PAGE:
The internationally renowned Chinese artist Ai Weiwei‚Äôs exhibition @large opened on Alcatraz in late September and runs through April 2015. Ai designed the show around the theme of freedom of speech and expression, which he famously lacks under his current state of house arrest in Beijing. The seminar will take advantage of this exhibition to look at the role of the visual arts in the modern and contemporary history of human rights in China, considering the questions of how and why thinking about them evolved. Ai Weiwei‚Äôs exhibition will be the touchstone for the seminar and we will visit Alcatraz together early in the semester to come to grips with this multipart work in its chosen setting‚ÄĒone of the US‚Äôs most notorious prisons (this will be a required weekend trip and will take much of a day). In class, we will turn back in time to consider the visual arts in the service of nationalist, reformist and minority rights movements from the early 20th century forward, ending with the Cultural Revolution and its aftermath. Finally, we will consider China‚Äôs ongoing effort to conserve ancient monuments, expanding the concept of human rights to include the collective right of material access to the past.¬†
International and Area Studies 194: Commodities, Trade and Global Labor Regimes



From silver to cocaine, sugar and tobacco, to cotton, oil and electronics, the nature of work has been shaped by expanding global demand for products whose origins - whether in the soil or the

factory - remain mysterious. This course will explore the worlds of production and consumption and ask how global demand for specific commodities has shaped local, national and global politics.

We will examine legal and illegal products, the cultural context in which products are made and acquire value, and the tangled relationship between production, ownership, labor discipline and

human rights. 
L&S C138
Art and Activism
Lucas, R
This course explores the intersections between aesthetic practice and social change. Students will investigate in both theory and practice the capacity of art making to cultivate transformation of themselves, their relationships, their practices, their institutions, and the larger economic and socio-political structures in which they function, locally and globally. Focusing on historical and contemporary artists and political issues, we ask: 1) How is art impacted by social change? 2) How has art been used toward social change? and 3) How can we, as course participants, use art to bring about social change? Also listed as Music C138.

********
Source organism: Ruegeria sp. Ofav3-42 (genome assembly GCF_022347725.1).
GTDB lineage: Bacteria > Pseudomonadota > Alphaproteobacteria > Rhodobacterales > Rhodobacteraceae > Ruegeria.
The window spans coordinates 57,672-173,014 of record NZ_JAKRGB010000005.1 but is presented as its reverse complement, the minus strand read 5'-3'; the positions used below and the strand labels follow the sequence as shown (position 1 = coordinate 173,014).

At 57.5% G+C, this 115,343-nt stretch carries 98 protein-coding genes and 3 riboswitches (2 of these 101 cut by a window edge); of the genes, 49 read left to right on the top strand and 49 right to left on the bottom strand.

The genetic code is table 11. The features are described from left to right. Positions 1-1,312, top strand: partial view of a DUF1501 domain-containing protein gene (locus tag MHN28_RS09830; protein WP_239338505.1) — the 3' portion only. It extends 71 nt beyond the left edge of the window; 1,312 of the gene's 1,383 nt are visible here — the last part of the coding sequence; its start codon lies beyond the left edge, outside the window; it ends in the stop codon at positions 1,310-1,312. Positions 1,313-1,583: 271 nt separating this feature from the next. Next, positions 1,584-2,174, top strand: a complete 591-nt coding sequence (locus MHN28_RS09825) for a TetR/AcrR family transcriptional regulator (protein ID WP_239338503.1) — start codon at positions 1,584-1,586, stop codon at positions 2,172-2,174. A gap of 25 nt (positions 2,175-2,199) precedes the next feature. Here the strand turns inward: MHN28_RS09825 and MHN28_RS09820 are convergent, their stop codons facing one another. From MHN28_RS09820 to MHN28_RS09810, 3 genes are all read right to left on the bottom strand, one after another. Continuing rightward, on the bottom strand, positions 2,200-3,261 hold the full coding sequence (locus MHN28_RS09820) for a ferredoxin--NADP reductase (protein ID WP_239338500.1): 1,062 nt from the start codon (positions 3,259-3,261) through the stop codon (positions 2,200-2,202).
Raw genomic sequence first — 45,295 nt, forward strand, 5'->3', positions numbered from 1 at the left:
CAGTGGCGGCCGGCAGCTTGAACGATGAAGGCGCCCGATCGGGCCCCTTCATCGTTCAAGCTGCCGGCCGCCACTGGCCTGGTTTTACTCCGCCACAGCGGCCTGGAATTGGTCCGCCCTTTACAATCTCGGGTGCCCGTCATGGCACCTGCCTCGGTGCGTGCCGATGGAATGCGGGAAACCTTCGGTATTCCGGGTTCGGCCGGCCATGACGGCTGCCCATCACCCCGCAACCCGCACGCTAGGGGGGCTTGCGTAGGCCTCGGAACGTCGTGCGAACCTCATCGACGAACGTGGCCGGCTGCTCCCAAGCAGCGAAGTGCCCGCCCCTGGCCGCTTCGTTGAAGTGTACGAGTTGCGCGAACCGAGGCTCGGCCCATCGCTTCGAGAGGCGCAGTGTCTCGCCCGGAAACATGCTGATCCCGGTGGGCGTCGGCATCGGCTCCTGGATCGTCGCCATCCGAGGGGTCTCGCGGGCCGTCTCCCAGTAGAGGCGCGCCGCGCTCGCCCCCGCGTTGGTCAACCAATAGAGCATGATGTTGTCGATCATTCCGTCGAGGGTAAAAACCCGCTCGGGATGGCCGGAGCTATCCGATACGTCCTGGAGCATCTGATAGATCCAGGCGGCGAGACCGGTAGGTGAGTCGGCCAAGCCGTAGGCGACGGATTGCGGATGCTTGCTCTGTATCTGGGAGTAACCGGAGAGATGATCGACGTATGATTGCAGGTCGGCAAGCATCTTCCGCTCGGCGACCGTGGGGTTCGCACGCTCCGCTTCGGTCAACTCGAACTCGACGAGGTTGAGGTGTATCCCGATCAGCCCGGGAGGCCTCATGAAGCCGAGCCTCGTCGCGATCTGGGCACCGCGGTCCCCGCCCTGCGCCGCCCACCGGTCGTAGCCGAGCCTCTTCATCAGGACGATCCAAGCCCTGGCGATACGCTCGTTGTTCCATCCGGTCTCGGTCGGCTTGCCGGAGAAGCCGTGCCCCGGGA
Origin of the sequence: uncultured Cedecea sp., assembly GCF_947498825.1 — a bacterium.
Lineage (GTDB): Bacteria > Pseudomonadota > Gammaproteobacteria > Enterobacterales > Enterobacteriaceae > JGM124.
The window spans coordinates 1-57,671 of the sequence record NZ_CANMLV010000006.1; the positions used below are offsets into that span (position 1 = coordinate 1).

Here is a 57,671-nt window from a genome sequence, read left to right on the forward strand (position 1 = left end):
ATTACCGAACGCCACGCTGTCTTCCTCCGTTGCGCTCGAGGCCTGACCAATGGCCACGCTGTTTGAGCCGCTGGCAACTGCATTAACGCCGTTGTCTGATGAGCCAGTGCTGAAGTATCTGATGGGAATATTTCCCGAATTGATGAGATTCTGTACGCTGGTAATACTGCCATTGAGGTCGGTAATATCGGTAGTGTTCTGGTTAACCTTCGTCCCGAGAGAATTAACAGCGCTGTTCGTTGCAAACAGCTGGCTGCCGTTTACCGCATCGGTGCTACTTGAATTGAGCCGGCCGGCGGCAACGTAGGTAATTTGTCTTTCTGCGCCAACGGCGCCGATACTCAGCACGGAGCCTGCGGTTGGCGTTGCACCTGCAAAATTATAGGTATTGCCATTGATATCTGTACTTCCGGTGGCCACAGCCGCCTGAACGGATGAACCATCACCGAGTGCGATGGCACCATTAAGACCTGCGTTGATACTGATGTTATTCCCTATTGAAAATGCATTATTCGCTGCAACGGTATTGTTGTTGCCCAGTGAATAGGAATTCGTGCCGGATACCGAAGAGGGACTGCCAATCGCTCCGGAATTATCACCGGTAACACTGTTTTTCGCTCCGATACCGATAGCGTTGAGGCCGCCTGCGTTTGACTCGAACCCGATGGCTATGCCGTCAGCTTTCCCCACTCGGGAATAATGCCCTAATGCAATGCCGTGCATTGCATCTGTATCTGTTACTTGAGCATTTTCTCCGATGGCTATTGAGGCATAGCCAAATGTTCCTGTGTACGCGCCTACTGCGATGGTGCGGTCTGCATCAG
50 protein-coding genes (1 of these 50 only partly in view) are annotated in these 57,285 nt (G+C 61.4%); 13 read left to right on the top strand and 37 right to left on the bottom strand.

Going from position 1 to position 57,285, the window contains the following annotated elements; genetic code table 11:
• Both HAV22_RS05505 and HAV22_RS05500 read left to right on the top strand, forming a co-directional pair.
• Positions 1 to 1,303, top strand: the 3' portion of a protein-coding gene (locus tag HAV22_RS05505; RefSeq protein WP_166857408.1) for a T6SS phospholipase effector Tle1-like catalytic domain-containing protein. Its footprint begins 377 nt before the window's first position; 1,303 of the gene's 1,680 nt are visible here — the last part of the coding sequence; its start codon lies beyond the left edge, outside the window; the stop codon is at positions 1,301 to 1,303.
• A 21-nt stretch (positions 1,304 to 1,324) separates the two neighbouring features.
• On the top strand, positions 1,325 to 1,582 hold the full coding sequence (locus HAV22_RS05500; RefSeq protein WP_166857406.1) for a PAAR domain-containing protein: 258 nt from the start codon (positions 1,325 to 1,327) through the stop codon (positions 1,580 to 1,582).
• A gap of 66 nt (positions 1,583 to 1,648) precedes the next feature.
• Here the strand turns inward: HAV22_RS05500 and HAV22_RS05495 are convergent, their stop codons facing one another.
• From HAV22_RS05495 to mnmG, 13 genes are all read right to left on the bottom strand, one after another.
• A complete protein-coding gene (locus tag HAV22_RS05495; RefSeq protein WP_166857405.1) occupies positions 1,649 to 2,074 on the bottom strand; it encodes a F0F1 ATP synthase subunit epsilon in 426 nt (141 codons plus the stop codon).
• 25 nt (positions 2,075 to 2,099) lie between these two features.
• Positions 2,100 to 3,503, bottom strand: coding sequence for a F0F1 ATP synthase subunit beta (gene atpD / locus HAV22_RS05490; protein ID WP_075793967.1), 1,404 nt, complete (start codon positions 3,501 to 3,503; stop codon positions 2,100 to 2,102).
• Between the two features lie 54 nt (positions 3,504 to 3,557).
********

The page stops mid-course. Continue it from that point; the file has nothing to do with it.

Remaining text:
L&S C180
Wealth and Poverty
This course is designed to provide students with a deeper understanding both of the organization of the political economy in the United States and of other advanced economies, and of why the distribution of earnings, wealth, and opportunity have been diverging in the United States and in other nations. It also is intended to provide insights into the political and public-policy debates that have arisen in light of this divergence, as well as possible means of reversing it. Also listed as Public Policy C103.
Legal Studies 104AC
Youth Justice and Culture
Musheno, M
This course challenges adult-centered representations of urban youth of different ethnicities, their problems, and the supposed solutions to those problems. It departs from the conceptualizations and methods used to study youth in mainstream criminology and developmental psychology. Attention is given to youth conflict, peer relations, identity building within and across ethnic groups, claims on territory, the salience of law and rights, and adaptations to adult authorities and practices.
Legal Studies 107
Theories of Justice
Song, S S
Major perspectives in social and economic thought, e.g., natural law, natural right, laissez faire, "possessive individualism," contractualism, pluralism, and social equality as they affect contemporary discussion of "higher law," fairness, civic competence, and distributive justice.
Legal Studies 154
International Human Rights
Koenig, K A
Course description TBA.
Legal Studies 162AC
Restorative Justice
Frampton, M L
This course advances the claim that the criminal justice system is both a product and a powerful engine of racial hierarchy in American society, and that strategies of restorative justice, which have recently garnered attention in settings from prisons to middle schools, hold out promise as practices of racial justice. We explore this thesis by examining the ways in which criminal justice systems shape the emotions and social relations of victims, offenders, and members of the larger community.